Thursday, August 23, 2007

"Nannyism"... Another View

A third perspective on smoking...

"This is a debate over "Nannyism" rather than smoking in private businesses...yes, private business. Why can't the market set the tone for which establishments are smoker friendly? That means business owners could definitively and forcefully make their establishments "smoke free" -smokers should not be given special rights to smoke. "No Smoking" should mean "No Smoking."

"Businesses should also have the right to allow smoking if the entrepreneur is willing to lose the non-smokers' buying power without non-smokers being able to exert a "we know better than you do" sense of entitlement. Publicly-owned facilities could set smoking policies per the leadership of their elected political bodies. The voters can "fire" these politicians if the smoking issue is such a large issue."

"The issue of smoking rights has nothing to do with smoking. It has everything to do with allowing Nannies to use political weapons to forward their agenda. Strip away the rhetoric, view the political maneuvering, and it's obvious."

"Next, someone will try to ban fried foods (because they know better) or demand that all light bulbs be replaced with compact fluorescents (we know the environment better than you do). See where this heads once you allow the noble attempt at a government enforced smoking ban in places where natural market forces suggest that allowing smoking, or partial smoking, is profitable and desirable to a certain base of customers?"

"Personally, I don't smoke and won't spend money if I'm not feeling comfortable due to smoke levels. That's the market in action. If you want to do something legitimate, quit calling on politicians and organize boycotts. If you can't get "THAT MUCH" support to restrict smoking, then pulling political strings is an end-around method of subverting majority opinion."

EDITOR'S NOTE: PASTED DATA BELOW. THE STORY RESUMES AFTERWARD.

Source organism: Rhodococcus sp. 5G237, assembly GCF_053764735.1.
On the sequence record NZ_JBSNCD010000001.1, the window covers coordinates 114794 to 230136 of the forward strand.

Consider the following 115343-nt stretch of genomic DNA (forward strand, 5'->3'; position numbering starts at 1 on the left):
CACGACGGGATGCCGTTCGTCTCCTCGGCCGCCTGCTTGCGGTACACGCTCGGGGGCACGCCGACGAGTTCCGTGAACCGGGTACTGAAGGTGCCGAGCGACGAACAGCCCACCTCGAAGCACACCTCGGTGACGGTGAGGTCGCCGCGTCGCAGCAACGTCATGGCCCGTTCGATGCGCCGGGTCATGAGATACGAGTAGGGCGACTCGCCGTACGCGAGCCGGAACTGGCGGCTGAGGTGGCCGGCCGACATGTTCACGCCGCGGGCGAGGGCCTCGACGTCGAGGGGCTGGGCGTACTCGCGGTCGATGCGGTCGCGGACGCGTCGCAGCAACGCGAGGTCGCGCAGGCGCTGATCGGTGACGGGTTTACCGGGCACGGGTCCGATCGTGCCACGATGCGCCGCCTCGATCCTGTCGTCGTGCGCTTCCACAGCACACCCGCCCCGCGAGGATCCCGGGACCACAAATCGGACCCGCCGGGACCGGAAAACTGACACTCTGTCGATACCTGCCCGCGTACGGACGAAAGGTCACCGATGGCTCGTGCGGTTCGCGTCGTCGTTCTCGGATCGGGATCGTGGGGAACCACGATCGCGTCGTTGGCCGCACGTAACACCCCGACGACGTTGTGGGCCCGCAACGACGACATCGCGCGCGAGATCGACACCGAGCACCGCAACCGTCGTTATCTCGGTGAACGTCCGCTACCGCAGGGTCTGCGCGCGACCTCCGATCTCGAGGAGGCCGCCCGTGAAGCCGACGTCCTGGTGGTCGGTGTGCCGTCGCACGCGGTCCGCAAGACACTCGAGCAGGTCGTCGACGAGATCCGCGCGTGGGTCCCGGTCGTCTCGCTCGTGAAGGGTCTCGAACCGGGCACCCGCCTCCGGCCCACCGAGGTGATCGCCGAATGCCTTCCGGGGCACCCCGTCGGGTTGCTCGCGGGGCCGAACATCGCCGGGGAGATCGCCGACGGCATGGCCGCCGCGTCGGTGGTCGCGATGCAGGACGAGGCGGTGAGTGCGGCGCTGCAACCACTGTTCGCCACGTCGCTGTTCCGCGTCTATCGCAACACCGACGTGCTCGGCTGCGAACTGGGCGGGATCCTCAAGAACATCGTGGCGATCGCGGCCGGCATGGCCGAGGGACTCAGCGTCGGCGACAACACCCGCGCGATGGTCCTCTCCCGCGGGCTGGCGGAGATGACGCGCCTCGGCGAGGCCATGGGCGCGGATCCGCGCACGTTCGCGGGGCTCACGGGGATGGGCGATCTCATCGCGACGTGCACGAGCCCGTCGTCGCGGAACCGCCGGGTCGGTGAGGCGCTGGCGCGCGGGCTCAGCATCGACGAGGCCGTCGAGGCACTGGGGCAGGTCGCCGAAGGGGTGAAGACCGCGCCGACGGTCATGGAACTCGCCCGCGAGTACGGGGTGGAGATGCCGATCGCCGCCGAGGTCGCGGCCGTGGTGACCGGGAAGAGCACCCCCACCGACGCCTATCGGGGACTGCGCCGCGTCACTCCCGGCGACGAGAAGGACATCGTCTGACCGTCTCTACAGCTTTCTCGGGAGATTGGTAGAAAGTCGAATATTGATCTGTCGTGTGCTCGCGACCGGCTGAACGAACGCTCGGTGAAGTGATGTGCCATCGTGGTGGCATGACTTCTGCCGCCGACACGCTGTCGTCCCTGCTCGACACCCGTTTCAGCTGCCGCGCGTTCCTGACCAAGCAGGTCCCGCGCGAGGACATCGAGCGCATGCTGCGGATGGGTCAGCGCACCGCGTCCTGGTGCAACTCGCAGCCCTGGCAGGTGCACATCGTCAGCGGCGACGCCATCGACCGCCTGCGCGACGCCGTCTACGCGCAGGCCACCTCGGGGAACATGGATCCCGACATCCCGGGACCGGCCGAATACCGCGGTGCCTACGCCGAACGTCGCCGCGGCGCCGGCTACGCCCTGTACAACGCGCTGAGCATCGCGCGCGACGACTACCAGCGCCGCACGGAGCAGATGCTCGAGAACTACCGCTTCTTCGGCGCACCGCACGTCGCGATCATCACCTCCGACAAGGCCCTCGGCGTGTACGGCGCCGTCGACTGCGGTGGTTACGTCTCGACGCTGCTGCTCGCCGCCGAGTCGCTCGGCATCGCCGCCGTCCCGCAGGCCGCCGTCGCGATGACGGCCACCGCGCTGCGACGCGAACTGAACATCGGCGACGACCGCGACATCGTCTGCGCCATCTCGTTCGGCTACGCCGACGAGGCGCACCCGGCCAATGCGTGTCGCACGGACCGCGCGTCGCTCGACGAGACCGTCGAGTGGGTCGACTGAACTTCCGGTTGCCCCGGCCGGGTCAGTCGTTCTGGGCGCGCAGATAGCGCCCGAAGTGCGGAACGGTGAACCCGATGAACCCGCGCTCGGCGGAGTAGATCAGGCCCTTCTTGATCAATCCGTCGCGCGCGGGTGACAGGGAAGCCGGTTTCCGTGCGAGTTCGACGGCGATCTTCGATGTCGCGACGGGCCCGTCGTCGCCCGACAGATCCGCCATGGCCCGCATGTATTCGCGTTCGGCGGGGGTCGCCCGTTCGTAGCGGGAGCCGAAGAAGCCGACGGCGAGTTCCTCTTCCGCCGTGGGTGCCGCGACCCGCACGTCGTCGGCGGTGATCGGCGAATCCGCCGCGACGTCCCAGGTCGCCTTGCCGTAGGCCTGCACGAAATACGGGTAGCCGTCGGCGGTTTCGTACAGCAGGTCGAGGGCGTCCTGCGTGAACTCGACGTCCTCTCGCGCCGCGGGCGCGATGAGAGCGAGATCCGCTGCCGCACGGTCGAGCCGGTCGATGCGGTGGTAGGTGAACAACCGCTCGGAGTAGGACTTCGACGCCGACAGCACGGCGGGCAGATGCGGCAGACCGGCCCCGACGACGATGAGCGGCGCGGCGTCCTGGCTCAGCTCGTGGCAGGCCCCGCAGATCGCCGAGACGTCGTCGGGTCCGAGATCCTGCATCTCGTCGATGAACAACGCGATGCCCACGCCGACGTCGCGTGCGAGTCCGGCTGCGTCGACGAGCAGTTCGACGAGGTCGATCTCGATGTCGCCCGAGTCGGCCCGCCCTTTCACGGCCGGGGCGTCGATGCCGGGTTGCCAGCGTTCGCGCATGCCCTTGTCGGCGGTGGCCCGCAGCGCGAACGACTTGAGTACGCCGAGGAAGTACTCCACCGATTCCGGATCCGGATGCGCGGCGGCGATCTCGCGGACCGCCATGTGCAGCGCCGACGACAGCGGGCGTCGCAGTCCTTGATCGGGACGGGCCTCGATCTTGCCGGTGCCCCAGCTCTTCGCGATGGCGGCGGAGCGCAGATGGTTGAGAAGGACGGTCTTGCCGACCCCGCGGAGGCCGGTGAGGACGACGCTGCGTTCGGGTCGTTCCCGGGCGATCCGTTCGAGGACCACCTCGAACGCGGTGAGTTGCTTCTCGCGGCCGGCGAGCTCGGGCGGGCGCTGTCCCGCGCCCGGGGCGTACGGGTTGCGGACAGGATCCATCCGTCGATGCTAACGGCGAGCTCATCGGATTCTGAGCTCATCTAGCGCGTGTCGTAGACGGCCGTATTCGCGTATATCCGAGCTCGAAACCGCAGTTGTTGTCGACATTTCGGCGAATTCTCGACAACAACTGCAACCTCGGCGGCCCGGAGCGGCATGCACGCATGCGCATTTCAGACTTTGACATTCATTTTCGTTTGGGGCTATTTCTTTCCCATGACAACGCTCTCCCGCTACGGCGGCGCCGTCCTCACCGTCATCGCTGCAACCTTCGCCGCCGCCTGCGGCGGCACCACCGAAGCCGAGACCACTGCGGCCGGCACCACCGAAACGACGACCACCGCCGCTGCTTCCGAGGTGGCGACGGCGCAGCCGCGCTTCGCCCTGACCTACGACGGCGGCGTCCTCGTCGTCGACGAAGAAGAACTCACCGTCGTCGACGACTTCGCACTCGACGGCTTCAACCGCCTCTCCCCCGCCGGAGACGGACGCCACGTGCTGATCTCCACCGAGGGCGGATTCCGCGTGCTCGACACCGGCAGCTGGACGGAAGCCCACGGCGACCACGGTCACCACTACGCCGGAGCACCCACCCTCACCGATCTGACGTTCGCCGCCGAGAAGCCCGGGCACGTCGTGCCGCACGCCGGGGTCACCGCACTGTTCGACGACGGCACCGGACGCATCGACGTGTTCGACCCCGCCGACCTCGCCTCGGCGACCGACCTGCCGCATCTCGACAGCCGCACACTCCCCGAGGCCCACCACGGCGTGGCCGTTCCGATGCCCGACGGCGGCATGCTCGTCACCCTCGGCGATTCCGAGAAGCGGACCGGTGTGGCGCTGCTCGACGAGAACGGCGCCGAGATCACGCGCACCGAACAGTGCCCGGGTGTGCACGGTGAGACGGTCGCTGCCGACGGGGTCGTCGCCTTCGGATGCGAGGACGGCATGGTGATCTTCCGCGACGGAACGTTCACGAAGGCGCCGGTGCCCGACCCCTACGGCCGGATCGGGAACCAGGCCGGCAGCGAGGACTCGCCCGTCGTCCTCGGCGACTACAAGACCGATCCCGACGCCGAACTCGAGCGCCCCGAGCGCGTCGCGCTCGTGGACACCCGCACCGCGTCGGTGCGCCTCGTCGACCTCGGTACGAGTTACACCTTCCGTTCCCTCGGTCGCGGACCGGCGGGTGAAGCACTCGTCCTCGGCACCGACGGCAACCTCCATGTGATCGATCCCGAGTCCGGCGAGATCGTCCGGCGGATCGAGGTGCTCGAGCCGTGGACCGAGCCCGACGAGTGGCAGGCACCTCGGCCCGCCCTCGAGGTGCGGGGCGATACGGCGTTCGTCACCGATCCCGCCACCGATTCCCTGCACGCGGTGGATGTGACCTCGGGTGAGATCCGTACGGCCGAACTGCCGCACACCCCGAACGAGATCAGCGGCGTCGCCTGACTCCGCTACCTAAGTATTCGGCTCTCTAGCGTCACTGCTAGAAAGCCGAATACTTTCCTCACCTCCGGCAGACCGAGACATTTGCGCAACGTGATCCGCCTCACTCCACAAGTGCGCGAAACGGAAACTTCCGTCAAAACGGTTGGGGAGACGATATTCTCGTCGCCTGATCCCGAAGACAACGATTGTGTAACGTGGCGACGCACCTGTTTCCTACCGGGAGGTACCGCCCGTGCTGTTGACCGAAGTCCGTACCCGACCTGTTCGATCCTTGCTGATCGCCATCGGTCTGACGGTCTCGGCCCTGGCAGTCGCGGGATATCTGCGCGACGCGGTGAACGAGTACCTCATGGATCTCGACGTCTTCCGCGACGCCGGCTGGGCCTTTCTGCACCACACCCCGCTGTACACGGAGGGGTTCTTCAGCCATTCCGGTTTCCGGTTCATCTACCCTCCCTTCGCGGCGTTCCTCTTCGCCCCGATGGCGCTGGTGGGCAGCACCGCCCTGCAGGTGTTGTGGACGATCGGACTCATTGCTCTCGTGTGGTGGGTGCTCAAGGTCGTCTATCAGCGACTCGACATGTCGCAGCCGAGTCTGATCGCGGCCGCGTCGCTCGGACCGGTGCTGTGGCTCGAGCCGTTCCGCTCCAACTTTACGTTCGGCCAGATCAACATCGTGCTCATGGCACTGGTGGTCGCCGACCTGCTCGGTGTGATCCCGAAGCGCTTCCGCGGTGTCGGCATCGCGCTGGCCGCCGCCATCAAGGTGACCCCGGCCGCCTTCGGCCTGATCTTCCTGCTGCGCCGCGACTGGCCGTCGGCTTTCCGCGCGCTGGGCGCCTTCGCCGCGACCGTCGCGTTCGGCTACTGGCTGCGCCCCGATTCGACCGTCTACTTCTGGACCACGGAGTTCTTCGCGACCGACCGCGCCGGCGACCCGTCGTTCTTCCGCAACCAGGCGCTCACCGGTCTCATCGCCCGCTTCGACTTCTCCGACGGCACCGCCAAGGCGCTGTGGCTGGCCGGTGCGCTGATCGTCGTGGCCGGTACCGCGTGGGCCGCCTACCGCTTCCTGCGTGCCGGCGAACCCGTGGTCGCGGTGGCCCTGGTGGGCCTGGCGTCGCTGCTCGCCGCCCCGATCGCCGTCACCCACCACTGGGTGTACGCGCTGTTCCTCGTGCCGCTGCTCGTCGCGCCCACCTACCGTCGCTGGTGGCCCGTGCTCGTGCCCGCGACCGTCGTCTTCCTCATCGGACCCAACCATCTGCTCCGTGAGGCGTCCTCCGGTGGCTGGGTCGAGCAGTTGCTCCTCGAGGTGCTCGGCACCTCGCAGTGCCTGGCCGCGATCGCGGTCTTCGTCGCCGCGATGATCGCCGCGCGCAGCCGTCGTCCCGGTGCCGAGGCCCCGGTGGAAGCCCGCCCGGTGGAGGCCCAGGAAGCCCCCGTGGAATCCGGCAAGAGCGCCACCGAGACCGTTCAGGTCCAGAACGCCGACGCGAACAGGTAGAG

That makes you "Holier-than-thou."


I will agree that calling local politicians is a waste of time, particularly since the recent election reinstated the "old guard" for yet another term.

As for boycotts, they are essentially in place now. Most non-smokers who are serious about avoiding the lethal fumes of tobacco have long since abandoned the "entertainment district".

I tend to agree with the previous writer who claimed that 80% of the "night-life people" smoke. They smoke in these establishments because it is allowed... and where it is not allowed, this same 80% abstain. (It is possible to drink, gamble and be social without smoking).

As I stated before, this is a war in which everyone loses! Until Greenville's population swells to 500,000 with enough restaurants and clubs to fit everyone's lifestyle and preferences, the smokers shall continue to inhabit the "social scene" of Greenville.

As for the 20% of "non-smoking night-life people", they will simply have to "suck it up" or shut up!



Anonymous said...


Anonymous said...

An eloquent response.

Anonymous said...

I smoke but prefer to eat in the "No Smoking" part of restaurants and take motel rooms that are "No Smoking" because they smell better. I know better because my "office" at home stinks of tobacco smoke. Restaurants and cafes that have no smoke or other odors works for me. I don't notice any smoke from the smoking areas. I have stayed away from the casinos because they are terribly noisy and smoky, not my kind of casino. I prefer poker, smoking, no food and a well-ventilated room.